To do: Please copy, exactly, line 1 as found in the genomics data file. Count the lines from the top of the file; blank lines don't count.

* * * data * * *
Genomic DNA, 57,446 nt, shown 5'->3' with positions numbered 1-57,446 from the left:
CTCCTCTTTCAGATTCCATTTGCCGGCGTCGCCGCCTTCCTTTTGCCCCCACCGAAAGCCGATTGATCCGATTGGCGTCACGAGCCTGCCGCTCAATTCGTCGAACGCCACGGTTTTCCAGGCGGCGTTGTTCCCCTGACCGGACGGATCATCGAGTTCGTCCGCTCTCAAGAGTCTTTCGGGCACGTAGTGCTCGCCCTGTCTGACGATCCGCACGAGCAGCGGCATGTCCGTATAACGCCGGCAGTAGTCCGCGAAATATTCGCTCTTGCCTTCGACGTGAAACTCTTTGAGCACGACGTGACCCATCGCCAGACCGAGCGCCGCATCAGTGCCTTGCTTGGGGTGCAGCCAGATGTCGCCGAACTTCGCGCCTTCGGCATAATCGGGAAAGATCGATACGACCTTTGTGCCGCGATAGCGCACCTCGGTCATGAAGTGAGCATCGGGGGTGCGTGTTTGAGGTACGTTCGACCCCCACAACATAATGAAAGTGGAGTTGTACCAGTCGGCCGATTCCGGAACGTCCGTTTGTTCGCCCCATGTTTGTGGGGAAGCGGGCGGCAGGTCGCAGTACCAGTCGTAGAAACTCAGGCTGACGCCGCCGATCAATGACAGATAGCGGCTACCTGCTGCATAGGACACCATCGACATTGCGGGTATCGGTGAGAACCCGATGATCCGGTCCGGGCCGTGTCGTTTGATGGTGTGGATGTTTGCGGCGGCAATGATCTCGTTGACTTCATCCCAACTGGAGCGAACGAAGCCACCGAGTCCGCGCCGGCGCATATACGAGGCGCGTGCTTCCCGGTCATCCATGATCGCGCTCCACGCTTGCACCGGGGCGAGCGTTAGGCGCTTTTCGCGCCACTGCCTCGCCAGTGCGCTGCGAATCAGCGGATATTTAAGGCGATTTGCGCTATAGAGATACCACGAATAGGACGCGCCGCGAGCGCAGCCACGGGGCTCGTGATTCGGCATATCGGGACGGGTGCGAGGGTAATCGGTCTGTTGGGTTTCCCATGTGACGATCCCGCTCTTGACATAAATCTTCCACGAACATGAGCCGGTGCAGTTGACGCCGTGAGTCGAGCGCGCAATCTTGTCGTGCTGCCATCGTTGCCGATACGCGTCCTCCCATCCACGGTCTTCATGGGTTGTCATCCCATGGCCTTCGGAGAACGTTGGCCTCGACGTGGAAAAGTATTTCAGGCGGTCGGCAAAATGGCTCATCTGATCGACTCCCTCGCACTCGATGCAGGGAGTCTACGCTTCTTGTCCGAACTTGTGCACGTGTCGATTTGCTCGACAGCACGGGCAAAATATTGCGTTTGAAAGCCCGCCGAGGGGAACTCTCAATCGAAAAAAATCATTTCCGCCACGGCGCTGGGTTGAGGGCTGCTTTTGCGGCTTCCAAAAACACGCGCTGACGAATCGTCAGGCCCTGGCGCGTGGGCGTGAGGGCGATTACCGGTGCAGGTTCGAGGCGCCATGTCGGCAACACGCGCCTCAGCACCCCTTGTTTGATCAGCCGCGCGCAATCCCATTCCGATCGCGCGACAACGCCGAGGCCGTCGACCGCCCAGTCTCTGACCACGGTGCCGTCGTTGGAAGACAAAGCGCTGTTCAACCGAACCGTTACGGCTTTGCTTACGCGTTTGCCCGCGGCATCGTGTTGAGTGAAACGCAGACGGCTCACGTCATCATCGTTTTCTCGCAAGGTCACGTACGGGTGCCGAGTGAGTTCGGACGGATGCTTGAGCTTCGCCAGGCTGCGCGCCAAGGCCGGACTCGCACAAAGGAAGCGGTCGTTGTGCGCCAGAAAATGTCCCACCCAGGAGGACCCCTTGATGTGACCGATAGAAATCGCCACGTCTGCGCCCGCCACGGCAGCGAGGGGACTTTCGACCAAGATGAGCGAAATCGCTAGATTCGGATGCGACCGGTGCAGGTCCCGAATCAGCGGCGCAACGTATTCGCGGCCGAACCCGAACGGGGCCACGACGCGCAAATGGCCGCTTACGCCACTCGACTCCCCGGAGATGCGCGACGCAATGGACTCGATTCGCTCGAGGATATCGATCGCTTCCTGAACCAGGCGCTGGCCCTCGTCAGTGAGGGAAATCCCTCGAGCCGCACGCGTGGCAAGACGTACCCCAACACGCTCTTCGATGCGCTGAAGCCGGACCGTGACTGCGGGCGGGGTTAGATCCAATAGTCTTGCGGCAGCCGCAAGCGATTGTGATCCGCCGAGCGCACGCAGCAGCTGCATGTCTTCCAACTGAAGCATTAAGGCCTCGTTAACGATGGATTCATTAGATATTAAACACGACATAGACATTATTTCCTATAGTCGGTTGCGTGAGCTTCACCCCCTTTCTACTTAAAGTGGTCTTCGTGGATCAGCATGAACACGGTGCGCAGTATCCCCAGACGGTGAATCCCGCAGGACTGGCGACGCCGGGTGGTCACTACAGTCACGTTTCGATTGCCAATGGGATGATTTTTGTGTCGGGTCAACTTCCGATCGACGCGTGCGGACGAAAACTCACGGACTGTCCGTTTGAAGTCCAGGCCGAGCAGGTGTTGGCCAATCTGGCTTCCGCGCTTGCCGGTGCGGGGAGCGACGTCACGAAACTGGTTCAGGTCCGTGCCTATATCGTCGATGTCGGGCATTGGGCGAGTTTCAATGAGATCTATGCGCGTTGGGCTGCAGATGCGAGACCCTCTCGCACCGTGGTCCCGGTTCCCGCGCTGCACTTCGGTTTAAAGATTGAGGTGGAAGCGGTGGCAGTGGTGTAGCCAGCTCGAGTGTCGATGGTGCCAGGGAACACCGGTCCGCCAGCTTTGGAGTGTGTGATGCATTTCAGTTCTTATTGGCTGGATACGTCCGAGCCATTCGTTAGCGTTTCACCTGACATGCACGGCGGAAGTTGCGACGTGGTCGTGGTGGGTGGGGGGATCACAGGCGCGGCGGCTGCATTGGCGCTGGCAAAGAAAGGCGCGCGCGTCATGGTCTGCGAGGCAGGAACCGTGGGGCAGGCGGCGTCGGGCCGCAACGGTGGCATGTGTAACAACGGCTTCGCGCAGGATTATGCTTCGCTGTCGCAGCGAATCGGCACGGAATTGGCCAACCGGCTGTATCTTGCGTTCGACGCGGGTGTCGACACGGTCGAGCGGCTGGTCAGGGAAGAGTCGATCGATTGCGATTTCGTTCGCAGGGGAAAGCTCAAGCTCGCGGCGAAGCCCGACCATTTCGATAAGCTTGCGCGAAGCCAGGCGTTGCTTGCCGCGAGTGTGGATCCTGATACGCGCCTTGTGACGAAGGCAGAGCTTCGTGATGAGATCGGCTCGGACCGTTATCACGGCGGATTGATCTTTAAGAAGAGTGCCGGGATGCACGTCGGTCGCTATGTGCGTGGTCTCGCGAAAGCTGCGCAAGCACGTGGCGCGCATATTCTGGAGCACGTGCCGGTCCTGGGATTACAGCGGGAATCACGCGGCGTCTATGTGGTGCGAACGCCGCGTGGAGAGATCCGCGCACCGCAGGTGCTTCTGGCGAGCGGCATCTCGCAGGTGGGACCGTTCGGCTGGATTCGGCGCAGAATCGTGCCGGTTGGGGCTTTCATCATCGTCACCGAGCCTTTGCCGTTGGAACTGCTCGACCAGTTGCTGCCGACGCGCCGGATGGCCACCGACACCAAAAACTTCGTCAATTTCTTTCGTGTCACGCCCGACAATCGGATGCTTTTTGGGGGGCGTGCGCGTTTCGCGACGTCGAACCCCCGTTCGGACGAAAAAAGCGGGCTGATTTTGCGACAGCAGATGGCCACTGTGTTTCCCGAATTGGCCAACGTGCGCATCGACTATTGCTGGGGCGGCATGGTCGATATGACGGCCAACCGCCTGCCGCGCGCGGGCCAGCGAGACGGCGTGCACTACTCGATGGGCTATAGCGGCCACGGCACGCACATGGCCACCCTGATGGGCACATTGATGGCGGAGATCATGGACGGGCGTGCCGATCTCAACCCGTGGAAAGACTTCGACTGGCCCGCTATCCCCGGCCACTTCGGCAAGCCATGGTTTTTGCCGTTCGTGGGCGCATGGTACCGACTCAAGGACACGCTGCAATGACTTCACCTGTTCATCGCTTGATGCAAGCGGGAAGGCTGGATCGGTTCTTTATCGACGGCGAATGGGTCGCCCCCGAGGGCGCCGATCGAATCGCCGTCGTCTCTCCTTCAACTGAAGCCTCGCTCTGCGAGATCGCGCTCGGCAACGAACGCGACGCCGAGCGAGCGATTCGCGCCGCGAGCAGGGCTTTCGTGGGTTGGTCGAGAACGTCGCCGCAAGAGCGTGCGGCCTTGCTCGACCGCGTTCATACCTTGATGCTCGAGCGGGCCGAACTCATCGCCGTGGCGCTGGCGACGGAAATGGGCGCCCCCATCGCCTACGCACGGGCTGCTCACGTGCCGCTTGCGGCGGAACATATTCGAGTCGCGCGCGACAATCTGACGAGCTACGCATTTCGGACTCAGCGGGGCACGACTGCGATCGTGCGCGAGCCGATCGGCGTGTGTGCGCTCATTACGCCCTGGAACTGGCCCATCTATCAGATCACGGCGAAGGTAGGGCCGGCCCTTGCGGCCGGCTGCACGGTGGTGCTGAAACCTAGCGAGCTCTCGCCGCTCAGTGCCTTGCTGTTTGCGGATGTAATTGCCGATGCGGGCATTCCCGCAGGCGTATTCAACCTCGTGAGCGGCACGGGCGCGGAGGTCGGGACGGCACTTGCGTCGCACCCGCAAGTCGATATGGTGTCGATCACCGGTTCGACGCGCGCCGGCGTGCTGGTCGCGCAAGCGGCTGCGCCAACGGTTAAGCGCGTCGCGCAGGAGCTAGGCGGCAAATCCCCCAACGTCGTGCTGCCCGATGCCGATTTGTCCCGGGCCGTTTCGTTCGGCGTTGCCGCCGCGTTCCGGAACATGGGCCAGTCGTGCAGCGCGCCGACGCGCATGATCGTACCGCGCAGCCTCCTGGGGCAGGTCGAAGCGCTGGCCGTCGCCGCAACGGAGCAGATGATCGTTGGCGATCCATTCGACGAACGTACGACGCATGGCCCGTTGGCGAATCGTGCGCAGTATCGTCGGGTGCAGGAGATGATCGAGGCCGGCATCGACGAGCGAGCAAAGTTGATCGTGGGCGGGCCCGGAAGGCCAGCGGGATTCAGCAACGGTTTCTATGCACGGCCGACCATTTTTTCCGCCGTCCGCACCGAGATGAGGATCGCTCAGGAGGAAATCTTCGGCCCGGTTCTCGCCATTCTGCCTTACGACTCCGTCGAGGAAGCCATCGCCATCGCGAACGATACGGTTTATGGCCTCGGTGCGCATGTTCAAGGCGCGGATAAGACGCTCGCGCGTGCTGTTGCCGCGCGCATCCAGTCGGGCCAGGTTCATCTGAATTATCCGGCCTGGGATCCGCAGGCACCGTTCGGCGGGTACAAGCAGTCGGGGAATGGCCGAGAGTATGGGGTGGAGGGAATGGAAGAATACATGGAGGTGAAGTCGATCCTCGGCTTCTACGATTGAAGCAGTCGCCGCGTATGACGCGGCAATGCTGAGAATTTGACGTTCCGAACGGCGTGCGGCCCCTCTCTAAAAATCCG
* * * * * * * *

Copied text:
Genomic DNA, 57,446 nt, shown 5'->3' with positions numbered 1-57,446 from the left: